MathematicalReal Analysis

MathematicalReal Analysis

Question13

Part(a)

infS =−1. Let 1/n−1/m be an arbitrary element in S Then,1/n−1/m≥1/n−1 >−1. So −1 is a lower bound for S. Let ²> 0. There exists n0 ∈N such that 1/n0 < ². Now, 1/n0−1 < ²−1 =−1 + ² and1/n0−1∈S.Thus, −1 = inf S. We claim supS = 1. Note that S = −S and inf S =−sup{−s : s ∈S}. We get −1 = inf S = −sup{−s : s∈S}=−supS,which implies supS = 1.

Part(b)

LetS be a nonempty bounded set in R. Thus, S has an inﬁmum and asupremum. Let v = supS. We need to show that bv = inf S. Let bs be anarbitrary element of bS. Then, s ∈S and so s ≤ v. But this implies that bs ≥ bv. Thus, bv is alower bound for bS. Let r be an arbitrary element of R such that bv <r. Then v > r/b. Since v = supS, there exists an element s0 ∈Ssuch that s0 > r/b. But this implies that for the element bs0 ∈bS,bs0 < r. Thus, we have shown that bv = inf bS = bsupS.

Letw = inf S. We need to show that bw = supS. Let bs be an arbitraryelement of bS. Then, s ∈S and so s ≥ v. But this implies that bs ≤ bw. Thus, bw is alower bound for bS. Let r be an arbitrary element of R such that bw >r. Then w < r/b. Since w = inf S, there exists an element s0 ∈S such that s0 < r/b. But this implies that, for the element bs0 ∈bS, bs0 > r. Thus, we have shown that bw = supbS = binf S.Hencethe proof.

Part(c)

Letα be any Dedekind cut. Let x∈α + 0∗. Then there exist r ∈α and s∈0∗with x = r + s. Since s < 0, we have x < r. since α is closedunder <, we have x∈α.This argument shows α + 0∗⊆α. Let x ∈α. Since α has no least rational number, there must be somerational number c ∈α with x < c. Then x−c is rational and less than 0, so x−c ∈0∗. We have x = c + (x−c), so x∈α+ 0∗. This argument shows α⊆α+ 0∗. Hence α + 0∗ = α

Question15

Whenn=1,the inequality becomes:u-y=(u-y)(1+uy+………….+1)

Whenn=2,the inequality becomes:u^{2}-y^{2}=(u-y)(u+y+………..y)

Sincethe first equation is the square root of the second one, ourassertion holds.

Question16

First,we prove by induction that for any positive integer n and for any b >0, there exists 2 n √b. This is true for n = 1.The set E = {t >0 |t2 < a} has a least upper bound x = supE ≥ 0. We claim thatx2 = a. Indeed, let 0 < ε < 1 and deﬁne δ = ε/ (2x + 1).Clearly, 0 < δ ≤ ε < 1. There exists an element t ∈E such that x−δ < t ≤ x. We have x2 < (t + δ) 2 = t2 +2tδ + δ2 < a + (2t + 1) δ ≤ a + ε. Since the inequality x2 <a + ε holds for any ε ∈(0, 1), we conclude that x2 ≤ a. On the other hand, x + δ / ∈E, so a ≤ (x + δ) 2< x2 + (2x + 1) δ = x2 + ε. Since theinequality x2 + ε > a holds for any ε ∈(0, 1), we conclude that x2 ≥ a. We have proved the equality x2 =a. In particular, x =√a > 0. Suppose that for some positiveinteger k the number 2k √c is deﬁned for every c > 0. Let b bea positive number by inductive hypothesis, for c = √b there existsy > 0 such that y2k = √b. From this it follows that b = √b2 =y2·2k = y2k+1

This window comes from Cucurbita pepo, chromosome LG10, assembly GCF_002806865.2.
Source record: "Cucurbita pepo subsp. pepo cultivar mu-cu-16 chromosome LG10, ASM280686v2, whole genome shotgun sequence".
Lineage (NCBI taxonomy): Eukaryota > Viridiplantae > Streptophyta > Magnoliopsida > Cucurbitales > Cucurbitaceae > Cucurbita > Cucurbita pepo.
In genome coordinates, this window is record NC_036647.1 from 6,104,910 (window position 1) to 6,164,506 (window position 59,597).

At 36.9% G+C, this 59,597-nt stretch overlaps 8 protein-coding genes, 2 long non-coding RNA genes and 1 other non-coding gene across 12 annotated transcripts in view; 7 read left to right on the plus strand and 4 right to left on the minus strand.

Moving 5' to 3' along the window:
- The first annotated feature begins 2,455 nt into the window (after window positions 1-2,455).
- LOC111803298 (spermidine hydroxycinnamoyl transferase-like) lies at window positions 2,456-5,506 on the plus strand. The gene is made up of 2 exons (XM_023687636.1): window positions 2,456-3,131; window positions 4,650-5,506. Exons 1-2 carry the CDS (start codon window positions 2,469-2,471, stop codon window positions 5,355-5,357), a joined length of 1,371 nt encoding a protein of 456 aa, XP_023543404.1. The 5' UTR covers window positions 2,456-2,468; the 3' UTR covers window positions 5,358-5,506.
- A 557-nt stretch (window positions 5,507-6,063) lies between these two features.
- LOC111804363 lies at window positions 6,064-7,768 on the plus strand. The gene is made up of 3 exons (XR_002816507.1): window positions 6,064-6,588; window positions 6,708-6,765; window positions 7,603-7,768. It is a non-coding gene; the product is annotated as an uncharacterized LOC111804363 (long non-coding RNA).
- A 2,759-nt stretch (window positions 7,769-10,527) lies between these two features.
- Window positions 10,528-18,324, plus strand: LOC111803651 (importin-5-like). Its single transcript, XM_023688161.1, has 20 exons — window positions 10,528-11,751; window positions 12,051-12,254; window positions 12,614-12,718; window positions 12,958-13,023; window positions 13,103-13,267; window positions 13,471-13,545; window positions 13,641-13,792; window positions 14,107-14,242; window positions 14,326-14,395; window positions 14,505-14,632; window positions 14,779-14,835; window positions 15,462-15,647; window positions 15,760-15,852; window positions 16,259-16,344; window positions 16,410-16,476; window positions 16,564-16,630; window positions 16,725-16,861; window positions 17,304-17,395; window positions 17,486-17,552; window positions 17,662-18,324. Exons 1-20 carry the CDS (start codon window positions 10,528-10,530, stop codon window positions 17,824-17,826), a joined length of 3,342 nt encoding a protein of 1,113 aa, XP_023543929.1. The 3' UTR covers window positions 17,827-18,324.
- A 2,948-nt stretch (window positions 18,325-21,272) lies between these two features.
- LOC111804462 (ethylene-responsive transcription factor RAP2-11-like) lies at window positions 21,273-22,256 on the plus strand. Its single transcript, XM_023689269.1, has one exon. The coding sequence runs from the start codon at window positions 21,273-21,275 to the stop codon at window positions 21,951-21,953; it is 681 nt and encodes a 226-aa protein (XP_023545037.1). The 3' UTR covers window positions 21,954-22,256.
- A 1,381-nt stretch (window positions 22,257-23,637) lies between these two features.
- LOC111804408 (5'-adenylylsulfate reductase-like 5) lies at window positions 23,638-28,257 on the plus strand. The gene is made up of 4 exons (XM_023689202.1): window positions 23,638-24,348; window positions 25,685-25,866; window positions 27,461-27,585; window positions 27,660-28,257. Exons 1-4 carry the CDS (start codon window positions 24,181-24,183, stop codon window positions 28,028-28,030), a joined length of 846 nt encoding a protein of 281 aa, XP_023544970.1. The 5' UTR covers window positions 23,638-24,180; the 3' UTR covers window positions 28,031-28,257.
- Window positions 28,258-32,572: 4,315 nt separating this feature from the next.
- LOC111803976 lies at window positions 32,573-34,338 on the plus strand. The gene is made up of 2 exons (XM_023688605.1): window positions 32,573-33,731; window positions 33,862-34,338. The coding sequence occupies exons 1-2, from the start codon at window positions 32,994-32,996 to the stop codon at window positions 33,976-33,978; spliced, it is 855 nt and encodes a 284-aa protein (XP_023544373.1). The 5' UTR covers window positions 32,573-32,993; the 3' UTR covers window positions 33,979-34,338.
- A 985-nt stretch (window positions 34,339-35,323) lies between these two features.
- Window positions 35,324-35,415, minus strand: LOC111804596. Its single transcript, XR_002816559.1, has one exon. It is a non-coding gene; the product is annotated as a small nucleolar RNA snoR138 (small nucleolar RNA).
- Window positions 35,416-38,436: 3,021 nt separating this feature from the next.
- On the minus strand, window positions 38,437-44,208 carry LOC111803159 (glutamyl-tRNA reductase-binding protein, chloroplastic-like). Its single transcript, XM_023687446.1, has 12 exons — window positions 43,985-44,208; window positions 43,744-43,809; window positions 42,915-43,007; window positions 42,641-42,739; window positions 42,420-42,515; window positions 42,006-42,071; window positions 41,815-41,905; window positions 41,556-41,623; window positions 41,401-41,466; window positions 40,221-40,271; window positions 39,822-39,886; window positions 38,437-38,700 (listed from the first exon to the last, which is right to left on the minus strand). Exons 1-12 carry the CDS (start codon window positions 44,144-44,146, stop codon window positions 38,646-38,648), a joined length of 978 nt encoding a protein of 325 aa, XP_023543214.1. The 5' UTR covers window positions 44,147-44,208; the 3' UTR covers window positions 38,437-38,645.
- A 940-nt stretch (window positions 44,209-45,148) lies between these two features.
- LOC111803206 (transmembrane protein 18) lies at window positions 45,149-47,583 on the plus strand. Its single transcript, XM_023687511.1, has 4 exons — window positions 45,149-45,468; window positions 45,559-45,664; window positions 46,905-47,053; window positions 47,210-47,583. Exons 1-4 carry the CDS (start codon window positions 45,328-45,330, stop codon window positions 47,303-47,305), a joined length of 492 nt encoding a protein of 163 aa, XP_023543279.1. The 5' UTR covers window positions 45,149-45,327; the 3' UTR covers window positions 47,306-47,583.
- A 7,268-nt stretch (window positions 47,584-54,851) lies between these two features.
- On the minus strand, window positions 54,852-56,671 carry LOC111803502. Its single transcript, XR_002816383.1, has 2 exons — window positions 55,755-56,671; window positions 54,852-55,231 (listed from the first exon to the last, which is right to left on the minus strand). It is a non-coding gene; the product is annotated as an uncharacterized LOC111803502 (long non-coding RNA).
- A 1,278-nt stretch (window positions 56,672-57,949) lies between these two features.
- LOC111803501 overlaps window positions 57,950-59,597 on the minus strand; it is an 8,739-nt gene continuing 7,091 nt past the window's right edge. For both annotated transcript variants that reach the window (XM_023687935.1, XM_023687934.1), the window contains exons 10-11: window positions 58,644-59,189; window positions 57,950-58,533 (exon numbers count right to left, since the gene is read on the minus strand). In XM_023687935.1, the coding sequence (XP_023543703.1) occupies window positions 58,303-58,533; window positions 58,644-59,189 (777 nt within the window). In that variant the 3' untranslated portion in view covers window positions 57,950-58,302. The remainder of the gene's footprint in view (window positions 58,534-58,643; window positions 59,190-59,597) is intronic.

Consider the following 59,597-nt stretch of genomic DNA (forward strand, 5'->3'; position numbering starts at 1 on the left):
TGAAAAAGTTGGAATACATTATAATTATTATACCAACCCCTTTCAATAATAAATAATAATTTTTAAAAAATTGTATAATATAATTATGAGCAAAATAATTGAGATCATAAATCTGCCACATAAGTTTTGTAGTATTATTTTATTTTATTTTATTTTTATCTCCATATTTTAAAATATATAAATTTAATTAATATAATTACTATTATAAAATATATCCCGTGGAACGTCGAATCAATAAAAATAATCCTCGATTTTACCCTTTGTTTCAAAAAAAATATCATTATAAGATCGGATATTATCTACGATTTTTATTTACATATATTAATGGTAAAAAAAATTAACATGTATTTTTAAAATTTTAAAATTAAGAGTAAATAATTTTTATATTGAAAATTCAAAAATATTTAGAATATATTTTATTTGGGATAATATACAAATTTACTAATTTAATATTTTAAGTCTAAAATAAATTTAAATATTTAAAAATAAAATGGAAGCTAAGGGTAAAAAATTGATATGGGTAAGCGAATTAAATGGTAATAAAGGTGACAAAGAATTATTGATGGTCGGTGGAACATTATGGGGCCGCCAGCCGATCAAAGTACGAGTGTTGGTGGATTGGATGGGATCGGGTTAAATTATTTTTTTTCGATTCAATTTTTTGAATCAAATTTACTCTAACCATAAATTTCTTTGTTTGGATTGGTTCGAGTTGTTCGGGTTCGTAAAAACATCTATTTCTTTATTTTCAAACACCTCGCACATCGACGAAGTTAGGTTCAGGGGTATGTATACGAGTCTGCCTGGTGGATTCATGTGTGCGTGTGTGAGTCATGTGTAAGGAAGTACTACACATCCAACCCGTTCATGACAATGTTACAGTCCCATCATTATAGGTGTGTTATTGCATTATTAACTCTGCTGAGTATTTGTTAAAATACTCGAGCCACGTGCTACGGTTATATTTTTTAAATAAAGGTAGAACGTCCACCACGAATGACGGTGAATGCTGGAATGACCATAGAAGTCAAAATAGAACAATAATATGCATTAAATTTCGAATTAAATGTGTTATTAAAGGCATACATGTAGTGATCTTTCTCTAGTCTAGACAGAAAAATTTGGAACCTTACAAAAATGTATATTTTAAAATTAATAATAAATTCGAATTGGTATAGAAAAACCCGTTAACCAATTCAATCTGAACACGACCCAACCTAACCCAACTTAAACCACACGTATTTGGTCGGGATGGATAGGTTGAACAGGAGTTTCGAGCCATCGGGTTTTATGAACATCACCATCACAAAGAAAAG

andthen y = 2 k+1 √b that is also true for n = k + 1. Finally, weshall prove that for any positive integer n≥ 2 and for any a > 0there exists n √a > 0. We proceed by induction on n. Our theoremis true for n = 2 since any positive number a, has a square root.Suppose that n−1 √c exists for any c > 0 and for some n ≥ 3.Let a > 0 and deﬁne the set E = {t ≥ 0 |tn < a}. By this,set has a supremum, say x = supE ≥ 0. Deﬁne m = 2n −n. Then m +n = 2n and m is a positive integer, since 2n > n. There exists apositive y for which y2n = ym+n = axm. Observe that yn = y−mym+n =y−maxm =x ym a (2.1) We claim that xn = a. Indeed, suppose that xn< a. Then xm+n < axm = ym+n. This implies that x < y. On theother hand, from (2.1), yn < a and then y ∈E, so y ≤ x. But y > x and we get a contradiction. Now, supposethat xn > a. Then xm+n > axm = ym+n and this implies that x >y. On the other hand, (2.1) implies that yn > a. Now, if t ∈E, then tn < a < yn. This inequality implies that t < y forany t ∈E. This says us that y is an upper bound of E that is less than x =supE and we again get a contradiction. We have proved the equality xn= a. In particular x = n √a > 0.

Question20

Supposethat (xn) is a sequence such that xn → x and xn → x0 as n →∞.Let > 0. Then there exist N,N0 ∈Nsuch that |xn −x| < 2 for all n > N, |xn −x0| <2 for alln > N0.

Chooseany n > max{N,N0}. Then, by the triangle inequality,|x−x0|≤|x−xn|+|xn −x0| < 2 + 2 <. Since thisinequality holds for all > 0, we must have |x−x0| = 0 (otherwisethe inequality would be false for = |x−x0|/2 > 0), so x = x0.

Question45

Part(a)

Thelimit exists since it is a sequence

Part(b)

Let` l= limsupan. This number is well deﬁned since it is the limit ofa decreasing sequence of bounded numbers. We ﬁrst claim that `satisﬁes the deﬁning properties of a. Let Mn = sup{ak : kgen.Choose N so that ` l≤ Mn <l`+. Then, there are no numbers akwith k > N with ak >l`+. Hence, there are ﬁnitely many n suchthat an >l` + . Next, if we choose N large enough, Mn > `−lwhen n > N. Hence, for each n > N, there must be a number kn ≥n with akn >l`−. This gives an inﬁnite sequence of numbers aknwith akn > `−. So there is such a number (`). Suppose there wasanother such number, call it b. Then for large enough n, an ≤ b + and hence ` ≤ b + . But also there are inﬁnitely many n so thatan > b−. Hence ` > b−. But is arbitrary so b = l` and thenumber a = b = l` in the theorem is unique.

Part(c)

Inthis case, the limit does not exist